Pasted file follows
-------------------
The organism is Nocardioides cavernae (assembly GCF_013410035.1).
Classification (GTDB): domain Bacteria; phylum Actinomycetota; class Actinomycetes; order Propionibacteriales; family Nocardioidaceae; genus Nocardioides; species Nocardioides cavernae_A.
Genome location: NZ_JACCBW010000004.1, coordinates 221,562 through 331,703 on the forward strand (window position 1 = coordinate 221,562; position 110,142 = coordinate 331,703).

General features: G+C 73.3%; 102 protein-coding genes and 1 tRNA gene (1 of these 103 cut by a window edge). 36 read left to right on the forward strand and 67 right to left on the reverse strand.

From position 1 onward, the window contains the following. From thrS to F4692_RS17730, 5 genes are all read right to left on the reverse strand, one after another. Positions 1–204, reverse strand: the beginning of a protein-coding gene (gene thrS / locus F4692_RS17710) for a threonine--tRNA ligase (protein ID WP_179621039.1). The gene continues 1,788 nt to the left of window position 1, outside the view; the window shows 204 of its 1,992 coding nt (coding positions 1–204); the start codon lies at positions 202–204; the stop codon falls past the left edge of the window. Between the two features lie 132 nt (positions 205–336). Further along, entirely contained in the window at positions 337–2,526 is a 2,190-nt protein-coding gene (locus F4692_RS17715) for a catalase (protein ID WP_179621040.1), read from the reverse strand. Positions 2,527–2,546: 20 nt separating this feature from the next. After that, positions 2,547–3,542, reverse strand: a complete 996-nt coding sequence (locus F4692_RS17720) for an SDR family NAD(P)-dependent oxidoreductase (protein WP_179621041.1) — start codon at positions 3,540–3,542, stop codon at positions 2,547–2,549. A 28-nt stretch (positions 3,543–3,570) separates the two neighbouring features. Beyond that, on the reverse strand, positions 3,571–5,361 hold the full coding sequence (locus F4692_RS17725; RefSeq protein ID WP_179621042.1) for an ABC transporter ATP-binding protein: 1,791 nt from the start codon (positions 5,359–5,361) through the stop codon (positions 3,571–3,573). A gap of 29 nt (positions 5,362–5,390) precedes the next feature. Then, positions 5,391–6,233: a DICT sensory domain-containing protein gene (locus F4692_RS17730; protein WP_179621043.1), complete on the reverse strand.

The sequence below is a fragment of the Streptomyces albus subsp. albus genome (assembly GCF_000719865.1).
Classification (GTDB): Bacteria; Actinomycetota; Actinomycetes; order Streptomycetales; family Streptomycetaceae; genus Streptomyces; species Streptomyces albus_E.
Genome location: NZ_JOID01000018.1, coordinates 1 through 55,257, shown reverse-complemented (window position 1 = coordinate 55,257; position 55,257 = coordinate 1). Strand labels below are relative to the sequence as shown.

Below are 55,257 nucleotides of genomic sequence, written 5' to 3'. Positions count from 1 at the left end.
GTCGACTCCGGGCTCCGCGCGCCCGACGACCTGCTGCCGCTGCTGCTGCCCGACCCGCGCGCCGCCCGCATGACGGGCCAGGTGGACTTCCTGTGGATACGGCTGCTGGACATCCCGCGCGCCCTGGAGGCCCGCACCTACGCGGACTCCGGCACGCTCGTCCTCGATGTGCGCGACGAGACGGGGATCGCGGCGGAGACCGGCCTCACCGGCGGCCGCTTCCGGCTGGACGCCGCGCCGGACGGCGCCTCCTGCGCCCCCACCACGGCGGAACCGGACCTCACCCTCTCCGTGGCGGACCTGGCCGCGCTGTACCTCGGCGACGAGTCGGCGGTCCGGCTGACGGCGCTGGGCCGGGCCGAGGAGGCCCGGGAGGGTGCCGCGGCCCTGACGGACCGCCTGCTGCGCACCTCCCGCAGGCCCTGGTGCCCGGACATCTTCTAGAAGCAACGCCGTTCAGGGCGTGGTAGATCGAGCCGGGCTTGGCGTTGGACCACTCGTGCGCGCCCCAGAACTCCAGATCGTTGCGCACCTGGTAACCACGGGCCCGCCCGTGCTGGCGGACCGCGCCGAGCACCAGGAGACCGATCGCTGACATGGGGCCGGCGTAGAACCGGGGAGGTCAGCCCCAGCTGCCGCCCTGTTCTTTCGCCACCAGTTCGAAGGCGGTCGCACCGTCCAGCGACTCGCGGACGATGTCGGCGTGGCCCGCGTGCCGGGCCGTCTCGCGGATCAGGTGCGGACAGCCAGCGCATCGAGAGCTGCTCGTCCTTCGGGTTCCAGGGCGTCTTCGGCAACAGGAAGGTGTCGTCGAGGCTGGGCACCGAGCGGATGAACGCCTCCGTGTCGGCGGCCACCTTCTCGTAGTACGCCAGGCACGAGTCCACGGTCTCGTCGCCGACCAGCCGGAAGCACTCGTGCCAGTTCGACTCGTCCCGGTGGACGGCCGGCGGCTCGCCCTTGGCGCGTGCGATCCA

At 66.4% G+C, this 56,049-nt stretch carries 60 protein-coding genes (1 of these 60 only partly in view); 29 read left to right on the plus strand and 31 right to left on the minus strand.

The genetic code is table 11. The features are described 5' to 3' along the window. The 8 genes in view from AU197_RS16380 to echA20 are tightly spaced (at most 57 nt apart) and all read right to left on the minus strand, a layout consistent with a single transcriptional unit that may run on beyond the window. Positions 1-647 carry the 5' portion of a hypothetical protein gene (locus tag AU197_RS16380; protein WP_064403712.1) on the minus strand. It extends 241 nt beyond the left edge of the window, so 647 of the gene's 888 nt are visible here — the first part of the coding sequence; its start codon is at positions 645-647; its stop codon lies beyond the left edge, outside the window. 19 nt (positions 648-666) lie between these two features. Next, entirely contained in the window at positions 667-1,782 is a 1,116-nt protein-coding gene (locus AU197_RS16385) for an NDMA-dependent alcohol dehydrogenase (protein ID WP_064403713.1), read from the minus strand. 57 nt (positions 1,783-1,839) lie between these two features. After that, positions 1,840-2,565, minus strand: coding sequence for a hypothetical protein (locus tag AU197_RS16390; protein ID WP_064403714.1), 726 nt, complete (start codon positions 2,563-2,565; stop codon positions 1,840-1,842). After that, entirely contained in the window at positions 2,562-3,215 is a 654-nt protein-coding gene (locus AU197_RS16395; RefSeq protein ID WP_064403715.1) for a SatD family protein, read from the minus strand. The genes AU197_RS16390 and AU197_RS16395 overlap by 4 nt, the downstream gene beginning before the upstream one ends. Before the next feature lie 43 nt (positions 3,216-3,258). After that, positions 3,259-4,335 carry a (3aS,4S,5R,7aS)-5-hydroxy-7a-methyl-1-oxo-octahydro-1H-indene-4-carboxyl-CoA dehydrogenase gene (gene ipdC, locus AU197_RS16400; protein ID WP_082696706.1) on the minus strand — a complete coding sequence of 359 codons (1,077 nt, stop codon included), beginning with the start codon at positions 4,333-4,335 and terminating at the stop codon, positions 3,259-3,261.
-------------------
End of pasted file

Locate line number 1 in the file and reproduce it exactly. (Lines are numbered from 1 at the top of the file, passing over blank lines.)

The organism is Nocardioides cavernae (assembly GCF_013410035.1).